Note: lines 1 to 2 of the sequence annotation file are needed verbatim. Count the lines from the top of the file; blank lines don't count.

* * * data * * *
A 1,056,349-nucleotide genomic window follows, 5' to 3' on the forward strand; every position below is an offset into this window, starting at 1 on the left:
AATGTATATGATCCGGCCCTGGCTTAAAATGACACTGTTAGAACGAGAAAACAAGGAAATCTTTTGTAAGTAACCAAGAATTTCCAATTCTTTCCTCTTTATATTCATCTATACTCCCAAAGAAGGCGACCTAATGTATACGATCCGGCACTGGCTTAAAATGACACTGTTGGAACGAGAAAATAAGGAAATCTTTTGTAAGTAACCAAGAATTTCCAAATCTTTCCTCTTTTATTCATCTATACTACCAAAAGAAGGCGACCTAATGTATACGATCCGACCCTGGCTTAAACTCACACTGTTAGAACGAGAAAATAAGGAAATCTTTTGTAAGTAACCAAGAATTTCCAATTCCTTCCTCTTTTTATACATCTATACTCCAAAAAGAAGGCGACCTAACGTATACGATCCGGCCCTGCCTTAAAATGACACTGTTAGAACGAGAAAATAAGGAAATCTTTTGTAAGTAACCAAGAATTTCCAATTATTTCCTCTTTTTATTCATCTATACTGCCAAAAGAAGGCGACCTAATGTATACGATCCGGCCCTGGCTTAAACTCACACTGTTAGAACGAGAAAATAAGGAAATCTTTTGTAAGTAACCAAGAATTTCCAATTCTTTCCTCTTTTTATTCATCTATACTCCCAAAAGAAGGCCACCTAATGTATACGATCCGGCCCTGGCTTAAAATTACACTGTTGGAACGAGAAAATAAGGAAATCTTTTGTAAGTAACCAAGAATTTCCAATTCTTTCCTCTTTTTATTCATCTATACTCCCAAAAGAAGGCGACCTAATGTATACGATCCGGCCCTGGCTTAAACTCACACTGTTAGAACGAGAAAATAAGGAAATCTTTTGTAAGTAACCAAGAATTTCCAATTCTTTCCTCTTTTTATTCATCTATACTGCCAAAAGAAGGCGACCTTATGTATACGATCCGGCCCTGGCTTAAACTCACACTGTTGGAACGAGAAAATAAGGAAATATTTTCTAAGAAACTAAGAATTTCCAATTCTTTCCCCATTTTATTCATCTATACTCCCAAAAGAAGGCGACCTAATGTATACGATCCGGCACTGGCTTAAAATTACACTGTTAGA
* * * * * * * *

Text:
A 1,056,349-nucleotide genomic window follows, 5' to 3' on the forward strand; every position below is an offset into this window, starting at 1 on the left:
AATGTATATGATCCGGCCCTGGCTTAAAATGACACTGTTAGAACGAGAAAACAAGGAAATCTTTTGTAAGTAACCAAGAATTTCCAATTCTTTCCTCTTTATATTCATCTATACTCCCAAAGAAGGCGACCTAATGTATACGATCCGGCACTGGCTTAAAATGACACTGTTGGAACGAGAAAATAAGGAAATCTTTTGTAAGTAACCAAGAATTTCCAAATCTTTCCTCTTTTATTCATCTATACTACCAAAAGAAGGCGACCTAATGTATACGATCCGACCCTGGCTTAAACTCACACTGTTAGAACGAGAAAATAAGGAAATCTTTTGTAAGTAACCAAGAATTTCCAATTCCTTCCTCTTTTTATACATCTATACTCCAAAAAGAAGGCGACCTAACGTATACGATCCGGCCCTGCCTTAAAATGACACTGTTAGAACGAGAAAATAAGGAAATCTTTTGTAAGTAACCAAGAATTTCCAATTATTTCCTCTTTTTATTCATCTATACTGCCAAAAGAAGGCGACCTAATGTATACGATCCGGCCCTGGCTTAAACTCACACTGTTAGAACGAGAAAATAAGGAAATCTTTTGTAAGTAACCAAGAATTTCCAATTCTTTCCTCTTTTTATTCATCTATACTCCCAAAAGAAGGCCACCTAATGTATACGATCCGGCCCTGGCTTAAAATTACACTGTTGGAACGAGAAAATAAGGAAATCTTTTGTAAGTAACCAAGAATTTCCAATTCTTTCCTCTTTTTATTCATCTATACTCCCAAAAGAAGGCGACCTAATGTATACGATCCGGCCCTGGCTTAAACTCACACTGTTAGAACGAGAAAATAAGGAAATCTTTTGTAAGTAACCAAGAATTTCCAATTCTTTCCTCTTTTTATTCATCTATACTGCCAAAAGAAGGCGACCTTATGTATACGATCCGGCCCTGGCTTAAACTCACACTGTTGGAACGAGAAAATAAGGAAATATTTTCTAAGAAACTAAGAATTTCCAATTCTTTCCCCATTTTATTCATCTATACTCCCAAAAGAAGGCGACCTAATGTATACGATCCGGCACTGGCTTAAAATTACACTGTTAGA